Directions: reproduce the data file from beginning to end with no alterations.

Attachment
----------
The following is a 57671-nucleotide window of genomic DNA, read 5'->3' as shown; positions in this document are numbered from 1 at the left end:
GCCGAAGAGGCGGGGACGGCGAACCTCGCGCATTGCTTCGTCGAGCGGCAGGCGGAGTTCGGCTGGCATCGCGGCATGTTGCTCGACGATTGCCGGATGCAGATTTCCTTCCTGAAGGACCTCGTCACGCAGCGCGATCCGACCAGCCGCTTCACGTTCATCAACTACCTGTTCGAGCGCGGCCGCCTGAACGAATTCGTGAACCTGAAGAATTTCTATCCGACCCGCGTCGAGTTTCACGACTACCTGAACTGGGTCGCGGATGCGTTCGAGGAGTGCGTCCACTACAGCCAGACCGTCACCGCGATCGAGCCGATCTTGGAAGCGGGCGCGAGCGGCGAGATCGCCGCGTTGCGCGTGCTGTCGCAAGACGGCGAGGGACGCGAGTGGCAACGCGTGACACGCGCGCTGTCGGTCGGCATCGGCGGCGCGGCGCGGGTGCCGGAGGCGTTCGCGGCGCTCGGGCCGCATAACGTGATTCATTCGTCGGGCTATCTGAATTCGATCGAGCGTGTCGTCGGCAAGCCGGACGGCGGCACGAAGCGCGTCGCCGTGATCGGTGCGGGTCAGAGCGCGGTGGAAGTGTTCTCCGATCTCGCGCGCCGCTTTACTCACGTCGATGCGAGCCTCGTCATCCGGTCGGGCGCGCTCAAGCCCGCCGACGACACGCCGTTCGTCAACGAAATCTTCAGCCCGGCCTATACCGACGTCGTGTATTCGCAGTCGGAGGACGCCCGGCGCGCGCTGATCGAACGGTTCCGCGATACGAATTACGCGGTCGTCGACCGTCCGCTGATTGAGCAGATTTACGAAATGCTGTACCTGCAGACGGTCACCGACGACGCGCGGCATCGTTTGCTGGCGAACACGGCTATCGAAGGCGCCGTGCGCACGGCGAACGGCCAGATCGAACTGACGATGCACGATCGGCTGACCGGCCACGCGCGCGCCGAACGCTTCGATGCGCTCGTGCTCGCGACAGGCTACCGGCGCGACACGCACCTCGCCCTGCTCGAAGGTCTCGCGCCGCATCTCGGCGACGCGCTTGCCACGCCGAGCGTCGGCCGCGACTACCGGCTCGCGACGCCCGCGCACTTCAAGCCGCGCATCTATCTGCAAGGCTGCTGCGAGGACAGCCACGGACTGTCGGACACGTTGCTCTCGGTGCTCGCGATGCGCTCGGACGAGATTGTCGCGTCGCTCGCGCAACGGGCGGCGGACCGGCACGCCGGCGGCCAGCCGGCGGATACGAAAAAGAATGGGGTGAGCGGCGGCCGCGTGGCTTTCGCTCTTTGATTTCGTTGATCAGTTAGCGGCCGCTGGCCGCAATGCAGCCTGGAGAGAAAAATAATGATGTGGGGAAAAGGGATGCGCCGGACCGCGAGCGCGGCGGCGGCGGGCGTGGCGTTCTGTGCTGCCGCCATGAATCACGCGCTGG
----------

The following is a 57671-nucleotide window of genomic DNA, read 5'->3' as shown; positions in this document are numbered from 1 at the left end:
GCCGAAGAGGCGGGGACGGCGAACCTCGCGCATTGCTTCGTCGAGCGGCAGGCGGAGTTCGGCTGGCATCGCGGCATGTTGCTCGACGATTGCCGGATGCAGATTTCCTTCCTGAAGGACCTCGTCACGCAGCGCGATCCGACCAGCCGCTTCACGTTCATCAACTACCTGTTCGAGCGCGGCCGCCTGAACGAATTCGTGAACCTGAAGAATTTCTATCCGACCCGCGTCGAGTTTCACGACTACCTGAACTGGGTCGCGGATGCGTTCGAGGAGTGCGTCCACTACAGCCAGACCGTCACCGCGATCGAGCCGATCTTGGAAGCGGGCGCGAGCGGCGAGATCGCCGCGTTGCGCGTGCTGTCGCAAGACGGCGAGGGACGCGAGTGGCAACGCGTGACACGCGCGCTGTCGGTCGGCATCGGCGGCGCGGCGCGGGTGCCGGAGGCGTTCGCGGCGCTCGGGCCGCATAACGTGATTCATTCGTCGGGCTATCTGAATTCGATCGAGCGTGTCGTCGGCAAGCCGGACGGCGGCACGAAGCGCGTCGCCGTGATCGGTGCGGGTCAGAGCGCGGTGGAAGTGTTCTCCGATCTCGCGCGCCGCTTTACTCACGTCGATGCGAGCCTCGTCATCCGGTCGGGCGCGCTCAAGCCCGCCGACGACACGCCGTTCGTCAACGAAATCTTCAGCCCGGCCTATACCGACGTCGTGTATTCGCAGTCGGAGGACGCCCGGCGCGCGCTGATCGAACGGTTCCGCGATACGAATTACGCGGTCGTCGACCGTCCGCTGATTGAGCAGATTTACGAAATGCTGTACCTGCAGACGGTCACCGACGACGCGCGGCATCGTTTGCTGGCGAACACGGCTATCGAAGGCGCCGTGCGCACGGCGAACGGCCAGATCGAACTGACGATGCACGATCGGCTGACCGGCCACGCGCGCGCCGAACGCTTCGATGCGCTCGTGCTCGCGACAGGCTACCGGCGCGACACGCACCTCGCCCTGCTCGAAGGTCTCGCGCCGCATCTCGGCGACGCGCTTGCCACGCCGAGCGTCGGCCGCGACTACCGGCTCGCGACGCCCGCGCACTTCAAGCCGCGCATCTATCTGCAAGGCTGCTGCGAGGACAGCCACGGACTGTCGGACACGTTGCTCTCGGTGCTCGCGATGCGCTCGGACGAGATTGTCGCGTCGCTCGCGCAACGGGCGGCGGACCGGCACGCCGGCGGCCAGCCGGCGGATACGAAAAAGAATGGGGTGAGCGGCGGCCGCGTGGCTTTCGCTCTTTGATTTCGTTGATCAGTTAGCGGCCGCTGGCCGCAATGCAGCCTGGAGAGAAAAATAATGATGTGGGGAAAAGGGATGCGCCGGACCGCGAGCGCGGCGGCGGCGGGCGTGGCGTTCTGTGCTGCCGCCATGAATCACGCGCTGG